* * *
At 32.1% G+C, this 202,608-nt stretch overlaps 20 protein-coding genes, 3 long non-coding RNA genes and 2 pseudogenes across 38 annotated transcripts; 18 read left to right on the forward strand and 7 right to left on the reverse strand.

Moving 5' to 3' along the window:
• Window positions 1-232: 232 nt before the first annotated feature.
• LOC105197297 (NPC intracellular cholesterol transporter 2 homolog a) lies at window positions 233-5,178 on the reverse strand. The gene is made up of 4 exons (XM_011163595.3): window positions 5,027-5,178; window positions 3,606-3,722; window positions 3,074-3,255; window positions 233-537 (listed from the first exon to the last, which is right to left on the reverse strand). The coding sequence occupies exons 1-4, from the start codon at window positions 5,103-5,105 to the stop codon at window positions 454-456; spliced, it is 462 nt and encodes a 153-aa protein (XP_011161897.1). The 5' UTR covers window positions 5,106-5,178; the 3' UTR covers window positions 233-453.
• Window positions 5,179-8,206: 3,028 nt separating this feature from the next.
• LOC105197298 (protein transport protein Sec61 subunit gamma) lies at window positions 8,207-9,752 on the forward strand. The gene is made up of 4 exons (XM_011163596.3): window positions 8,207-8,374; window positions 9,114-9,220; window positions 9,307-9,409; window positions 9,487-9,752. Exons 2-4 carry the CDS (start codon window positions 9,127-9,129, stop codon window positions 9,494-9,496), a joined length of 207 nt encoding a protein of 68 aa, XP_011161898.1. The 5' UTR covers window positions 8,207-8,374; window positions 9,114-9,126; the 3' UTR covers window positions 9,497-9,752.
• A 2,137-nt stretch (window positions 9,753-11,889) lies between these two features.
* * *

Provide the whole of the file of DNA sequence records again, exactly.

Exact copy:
At 32.1% G+C, this 202,608-nt stretch overlaps 20 protein-coding genes, 3 long non-coding RNA genes and 2 pseudogenes across 38 annotated transcripts; 18 read left to right on the forward strand and 7 right to left on the reverse strand.

Moving 5' to 3' along the window:
• Window positions 1-232: 232 nt before the first annotated feature.
• LOC105197297 (NPC intracellular cholesterol transporter 2 homolog a) lies at window positions 233-5,178 on the reverse strand. The gene is made up of 4 exons (XM_011163595.3): window positions 5,027-5,178; window positions 3,606-3,722; window positions 3,074-3,255; window positions 233-537 (listed from the first exon to the last, which is right to left on the reverse strand). The coding sequence occupies exons 1-4, from the start codon at window positions 5,103-5,105 to the stop codon at window positions 454-456; spliced, it is 462 nt and encodes a 153-aa protein (XP_011161897.1). The 5' UTR covers window positions 5,106-5,178; the 3' UTR covers window positions 233-453.
• Window positions 5,179-8,206: 3,028 nt separating this feature from the next.
• LOC105197298 (protein transport protein Sec61 subunit gamma) lies at window positions 8,207-9,752 on the forward strand. The gene is made up of 4 exons (XM_011163596.3): window positions 8,207-8,374; window positions 9,114-9,220; window positions 9,307-9,409; window positions 9,487-9,752. Exons 2-4 carry the CDS (start codon window positions 9,127-9,129, stop codon window positions 9,494-9,496), a joined length of 207 nt encoding a protein of 68 aa, XP_011161898.1. The 5' UTR covers window positions 8,207-8,374; window positions 9,114-9,126; the 3' UTR covers window positions 9,497-9,752.
• A 2,137-nt stretch (window positions 9,753-11,889) lies between these two features.